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Ohio Senate passes new third-party ballot rules

COLUMBUS, Ohio (AP) — A measure to set new election rules for minor political parties passed the state Senate on Tuesday despite concerns from members of the Libertarian and Green parties that the changes would obstruct their access to the ballot and create hurdles for their candidates.

The proposal cleared the Republican-controlled Senate on a 22-11 vote, with one GOP senator joining Democrats in opposition. The bill now goes to the House.

Gary Daniels, associate director of the American Civil Liberties Union of Ohio, told a Senate committee earlier Tuesday that the proposed petition requirements are onerous for third parties and that the changes come too close to the 2014 election, especially for candidates who are collecting signatures for office.

"While there may not be a perfect time to implement these types of changes, it appears many of the proposed changes in Ohio law would ultimately harm those they are intended to help, at least for the 2014 election cycle," Daniels said.

The bill's sponsor said the standards are long overdue, since the state's law was deemed unconstitutional by a federal appeals court in 2006.

Sen. Bill Seitz, a Cincinnati Republican, said that election officials have continued to recognize the third parties in existence at the time of the ruling because there is no law to enforce.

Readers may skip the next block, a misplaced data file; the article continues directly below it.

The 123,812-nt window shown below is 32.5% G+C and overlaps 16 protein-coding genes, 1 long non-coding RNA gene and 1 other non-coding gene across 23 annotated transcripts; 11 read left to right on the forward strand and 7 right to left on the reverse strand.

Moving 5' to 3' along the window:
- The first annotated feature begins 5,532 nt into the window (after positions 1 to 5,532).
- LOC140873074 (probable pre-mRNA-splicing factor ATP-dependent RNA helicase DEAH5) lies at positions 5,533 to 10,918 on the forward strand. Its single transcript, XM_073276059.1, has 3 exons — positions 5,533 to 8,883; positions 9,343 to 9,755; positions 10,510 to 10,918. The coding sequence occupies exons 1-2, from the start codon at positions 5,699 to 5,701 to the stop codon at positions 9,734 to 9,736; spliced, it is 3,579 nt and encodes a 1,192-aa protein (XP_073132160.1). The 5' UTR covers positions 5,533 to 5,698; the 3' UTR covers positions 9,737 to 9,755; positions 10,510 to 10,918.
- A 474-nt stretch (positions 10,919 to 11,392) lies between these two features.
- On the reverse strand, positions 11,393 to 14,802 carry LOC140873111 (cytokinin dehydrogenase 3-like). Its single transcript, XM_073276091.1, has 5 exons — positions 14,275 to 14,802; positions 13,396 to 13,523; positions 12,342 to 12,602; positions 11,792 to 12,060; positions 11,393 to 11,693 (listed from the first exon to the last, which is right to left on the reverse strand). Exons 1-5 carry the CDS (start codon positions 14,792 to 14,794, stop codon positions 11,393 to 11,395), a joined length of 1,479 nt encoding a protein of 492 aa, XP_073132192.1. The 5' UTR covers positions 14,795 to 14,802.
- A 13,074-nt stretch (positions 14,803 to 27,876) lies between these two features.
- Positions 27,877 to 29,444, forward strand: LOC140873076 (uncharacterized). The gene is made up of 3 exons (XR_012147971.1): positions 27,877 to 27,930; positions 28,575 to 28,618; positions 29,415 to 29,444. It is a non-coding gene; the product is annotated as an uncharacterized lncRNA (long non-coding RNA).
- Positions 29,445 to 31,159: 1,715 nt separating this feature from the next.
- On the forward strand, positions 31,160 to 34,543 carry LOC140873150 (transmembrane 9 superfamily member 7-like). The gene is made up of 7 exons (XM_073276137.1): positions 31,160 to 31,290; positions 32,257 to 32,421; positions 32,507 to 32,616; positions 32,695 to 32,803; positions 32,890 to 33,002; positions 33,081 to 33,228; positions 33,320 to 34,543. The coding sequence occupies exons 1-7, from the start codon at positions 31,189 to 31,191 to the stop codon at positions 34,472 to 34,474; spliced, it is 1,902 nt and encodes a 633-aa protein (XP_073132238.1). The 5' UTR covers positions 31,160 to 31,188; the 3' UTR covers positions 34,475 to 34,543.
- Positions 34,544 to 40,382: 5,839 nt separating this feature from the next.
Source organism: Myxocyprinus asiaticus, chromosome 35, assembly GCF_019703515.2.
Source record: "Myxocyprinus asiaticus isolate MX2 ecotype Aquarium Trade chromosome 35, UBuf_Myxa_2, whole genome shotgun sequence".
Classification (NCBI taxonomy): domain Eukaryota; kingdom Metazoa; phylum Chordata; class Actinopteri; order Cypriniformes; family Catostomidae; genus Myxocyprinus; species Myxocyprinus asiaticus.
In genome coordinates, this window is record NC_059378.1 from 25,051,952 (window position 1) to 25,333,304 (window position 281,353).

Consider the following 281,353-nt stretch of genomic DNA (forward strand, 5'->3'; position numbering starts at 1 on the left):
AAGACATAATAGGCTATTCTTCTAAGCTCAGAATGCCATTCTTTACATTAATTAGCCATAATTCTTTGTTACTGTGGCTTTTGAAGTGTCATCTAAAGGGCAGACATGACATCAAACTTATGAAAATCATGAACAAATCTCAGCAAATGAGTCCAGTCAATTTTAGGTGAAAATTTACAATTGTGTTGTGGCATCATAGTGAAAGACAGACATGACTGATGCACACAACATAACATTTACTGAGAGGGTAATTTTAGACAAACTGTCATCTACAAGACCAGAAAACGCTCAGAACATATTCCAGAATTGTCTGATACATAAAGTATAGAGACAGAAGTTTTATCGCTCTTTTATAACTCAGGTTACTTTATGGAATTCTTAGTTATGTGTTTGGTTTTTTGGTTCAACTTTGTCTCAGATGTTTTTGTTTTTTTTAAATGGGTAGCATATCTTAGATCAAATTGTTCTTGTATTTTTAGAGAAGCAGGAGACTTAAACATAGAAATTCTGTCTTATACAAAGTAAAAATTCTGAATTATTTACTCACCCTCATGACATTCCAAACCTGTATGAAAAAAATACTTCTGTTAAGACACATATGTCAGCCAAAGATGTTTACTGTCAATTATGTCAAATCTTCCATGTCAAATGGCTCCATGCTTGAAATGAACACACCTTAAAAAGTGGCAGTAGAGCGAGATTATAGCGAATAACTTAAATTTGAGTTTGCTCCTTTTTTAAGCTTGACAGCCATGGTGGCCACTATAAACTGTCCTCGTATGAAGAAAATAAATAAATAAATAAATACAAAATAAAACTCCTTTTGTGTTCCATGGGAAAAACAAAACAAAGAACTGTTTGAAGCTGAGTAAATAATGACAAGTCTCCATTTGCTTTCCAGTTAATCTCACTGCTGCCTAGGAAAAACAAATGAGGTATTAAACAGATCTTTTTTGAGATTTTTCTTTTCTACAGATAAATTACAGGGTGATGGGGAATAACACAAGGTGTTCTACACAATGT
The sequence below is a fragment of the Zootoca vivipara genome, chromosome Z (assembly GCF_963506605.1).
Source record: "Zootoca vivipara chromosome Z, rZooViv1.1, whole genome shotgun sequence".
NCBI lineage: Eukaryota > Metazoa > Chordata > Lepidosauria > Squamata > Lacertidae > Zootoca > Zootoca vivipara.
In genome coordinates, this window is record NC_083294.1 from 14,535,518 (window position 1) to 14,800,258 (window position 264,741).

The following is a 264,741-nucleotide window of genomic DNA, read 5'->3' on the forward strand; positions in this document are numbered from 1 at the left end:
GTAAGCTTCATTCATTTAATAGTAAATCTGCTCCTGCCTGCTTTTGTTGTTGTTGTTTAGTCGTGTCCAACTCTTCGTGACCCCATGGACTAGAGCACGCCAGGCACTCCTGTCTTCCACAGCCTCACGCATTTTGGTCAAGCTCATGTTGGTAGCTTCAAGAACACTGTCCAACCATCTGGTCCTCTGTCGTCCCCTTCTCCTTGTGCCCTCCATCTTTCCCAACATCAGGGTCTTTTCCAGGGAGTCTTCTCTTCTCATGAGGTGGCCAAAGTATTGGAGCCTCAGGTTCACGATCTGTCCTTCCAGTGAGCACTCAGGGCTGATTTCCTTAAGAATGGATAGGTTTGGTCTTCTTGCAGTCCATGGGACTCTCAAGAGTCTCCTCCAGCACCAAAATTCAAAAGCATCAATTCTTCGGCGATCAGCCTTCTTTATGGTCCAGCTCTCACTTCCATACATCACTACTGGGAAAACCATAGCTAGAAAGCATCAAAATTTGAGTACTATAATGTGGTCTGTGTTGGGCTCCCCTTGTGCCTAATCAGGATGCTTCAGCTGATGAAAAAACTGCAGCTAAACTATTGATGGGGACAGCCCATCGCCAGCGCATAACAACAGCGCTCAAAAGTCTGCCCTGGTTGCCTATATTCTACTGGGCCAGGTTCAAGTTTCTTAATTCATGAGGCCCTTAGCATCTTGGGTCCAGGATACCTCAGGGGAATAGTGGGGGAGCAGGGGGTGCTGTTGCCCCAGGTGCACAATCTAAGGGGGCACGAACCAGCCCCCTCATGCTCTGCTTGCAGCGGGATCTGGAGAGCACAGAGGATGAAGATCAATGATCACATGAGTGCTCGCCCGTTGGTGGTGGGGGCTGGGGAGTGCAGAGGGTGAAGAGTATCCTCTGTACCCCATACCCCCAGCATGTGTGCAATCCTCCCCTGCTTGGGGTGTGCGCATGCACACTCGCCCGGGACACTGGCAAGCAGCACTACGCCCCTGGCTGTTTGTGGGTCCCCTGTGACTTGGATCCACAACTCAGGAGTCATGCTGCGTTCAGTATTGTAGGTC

"Obviously, if you are in one of those minor parties, you probably would like that current, lawless state of affairs to continue because you get to stay on the ballot without demonstrating any modicum of support," Seitz said.

The proposal comes as Ohio Republicans face growing competition from tea party supporters who say they may support a third-party challenger to Republican Gov. John Kasich next year.

Seitz's bill would require minor parties to gather petition signatures from at least 1 percent of the total vote cast in the most recent election for governor or president. That's more than 56,000 signatures using last year's election numbers. To remain a qualified political party, groups must get 3 percent of the total votes cast in the following gubernatorial or presidential election.

No third-party candidate in the most recent elections has reached those numbers.

Libertarian candidate Gary Johnson garnered 0.9 percent, or 49,493 votes, in the 2012 presidential election. In the 2010 gubernatorial race, Libertarian candidate Ken Matesz got 2.4 percent of the vote, while Green Party candidate Dennis Spisak won 1.5 percent.

Charlie Earl, a Libertarian candidate for governor, opposes the bill and predicted it would unite disenfranchised voters.

"What I believe they've done is taken four or five pockets of resistance and combined us into one bag of fury," he told reporters. "And we're coming after them. We're not going to stop."

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